He was known best for the classic country ballad "Gentle on My Mind," but John Hartford loved bluegrass and old-time music, so it was fitting that his friends honored him at his funeral with traditional songs performed on acoustic instruments.
a 90-minute service Friday afternoon (June 8) at Hartford's home overlooking the Cumberland River in Madison, Tenn., a large
crowd of hundreds of mourners paid their last respects to Hartford. Music by Earl Scruggs,
Emmylou Harris, the Osborne Brothers, Sam Bush, Vassar Clements, David Grisman, the Nashville
Bluegrass Band, Gillian Welch, Jerry Douglas, Tim O'Brien and others celebrated the
memory of the musician and songwriter. Hartford died Monday (June 4) at age 63 after a 21-year battle with non-Hodgkin's lymphoma.
service took place under a white tent next to the Hartford house. A black bowler, a Hartford trademark, sat on top of the
closed casket surrounded by dozens of flower arrangements.
Grand Ole Opry announcer Eddie Stubbs presided
over the ceremony, offering dozens of family members, friends and fans an opportunity to reflect on the man being laid to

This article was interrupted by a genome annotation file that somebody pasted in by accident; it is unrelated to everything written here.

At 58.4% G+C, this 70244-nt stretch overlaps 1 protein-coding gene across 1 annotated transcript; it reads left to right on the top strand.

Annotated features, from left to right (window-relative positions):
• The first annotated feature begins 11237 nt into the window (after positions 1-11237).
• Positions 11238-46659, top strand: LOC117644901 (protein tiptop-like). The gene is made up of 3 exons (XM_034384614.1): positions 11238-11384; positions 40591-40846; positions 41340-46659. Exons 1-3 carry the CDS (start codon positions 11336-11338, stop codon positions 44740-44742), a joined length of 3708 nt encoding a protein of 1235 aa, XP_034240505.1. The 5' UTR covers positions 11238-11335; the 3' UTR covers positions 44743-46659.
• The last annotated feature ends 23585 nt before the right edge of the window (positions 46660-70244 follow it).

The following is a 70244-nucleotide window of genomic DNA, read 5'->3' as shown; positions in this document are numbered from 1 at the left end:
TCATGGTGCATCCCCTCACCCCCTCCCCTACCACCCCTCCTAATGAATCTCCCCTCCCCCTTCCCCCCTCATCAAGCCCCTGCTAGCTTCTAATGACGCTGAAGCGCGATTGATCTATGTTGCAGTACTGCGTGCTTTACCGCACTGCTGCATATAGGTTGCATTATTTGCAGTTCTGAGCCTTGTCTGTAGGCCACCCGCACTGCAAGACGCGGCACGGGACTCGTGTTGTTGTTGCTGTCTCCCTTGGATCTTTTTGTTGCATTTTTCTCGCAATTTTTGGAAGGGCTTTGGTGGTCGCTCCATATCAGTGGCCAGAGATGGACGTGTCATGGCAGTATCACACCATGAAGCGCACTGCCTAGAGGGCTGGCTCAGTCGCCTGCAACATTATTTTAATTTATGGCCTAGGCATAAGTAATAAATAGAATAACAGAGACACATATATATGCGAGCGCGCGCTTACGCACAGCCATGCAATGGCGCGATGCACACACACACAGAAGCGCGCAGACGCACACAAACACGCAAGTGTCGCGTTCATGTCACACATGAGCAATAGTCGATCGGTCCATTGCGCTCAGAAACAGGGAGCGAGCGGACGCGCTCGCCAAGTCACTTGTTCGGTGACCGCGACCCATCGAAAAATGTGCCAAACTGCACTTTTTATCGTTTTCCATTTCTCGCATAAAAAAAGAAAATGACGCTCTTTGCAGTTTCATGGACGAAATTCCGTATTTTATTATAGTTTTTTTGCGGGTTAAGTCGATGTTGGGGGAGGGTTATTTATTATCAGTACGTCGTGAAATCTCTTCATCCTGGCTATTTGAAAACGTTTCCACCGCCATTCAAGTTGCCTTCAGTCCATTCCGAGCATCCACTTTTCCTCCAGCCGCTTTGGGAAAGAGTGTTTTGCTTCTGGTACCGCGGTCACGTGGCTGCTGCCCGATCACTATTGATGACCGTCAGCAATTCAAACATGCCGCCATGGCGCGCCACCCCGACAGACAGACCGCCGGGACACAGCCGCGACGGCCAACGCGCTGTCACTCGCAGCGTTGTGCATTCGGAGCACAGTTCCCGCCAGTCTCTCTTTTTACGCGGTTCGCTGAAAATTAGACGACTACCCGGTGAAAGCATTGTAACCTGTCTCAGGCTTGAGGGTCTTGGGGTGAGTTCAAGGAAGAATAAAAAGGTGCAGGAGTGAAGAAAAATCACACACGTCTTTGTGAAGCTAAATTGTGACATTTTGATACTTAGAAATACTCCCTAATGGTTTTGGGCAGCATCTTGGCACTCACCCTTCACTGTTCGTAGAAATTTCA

rest. Among those who offered informal eulogies were musicians Tompall Glaser, Tut Taylor and Peter Rowan and country radio/TV
personality Ralph Emery. Hartford was remembered as a teacher, a storyteller and a
gifted musician and songwriter with an eccentric, gentle spirit. His passion for steamboats and rivers and traditional music
and dancing were emphasized throughout.
Scruggs, who first inspired Hartford to pick up the banjo, performed
the instrumentals "Home Sweet Home" and "Flint Hill Special." Stubbs explained that Scruggs was one of
the several hundred musicians who visited Hartford at his home in his final days. At Hartford's request, Scruggs played "Home
Sweet Home" during his visit.
O'Brien did the honors of singing Hartford's signature song and told the
congregation that "Gentle on My Mind" is as timeless as Hartford's beloved old-time music.
service concluded with "I'll Fly Away," performed first by a choir, then by an instrumental ensemble led by Scruggs
and finally by all those gathered to pay their respects.
Marty Stuart, Connie Smith, Steve Earle, Hal Ketchum, John Cowan and Riders
in the Sky's Fred "Too Slim" LaBour were among the many musicians who attended.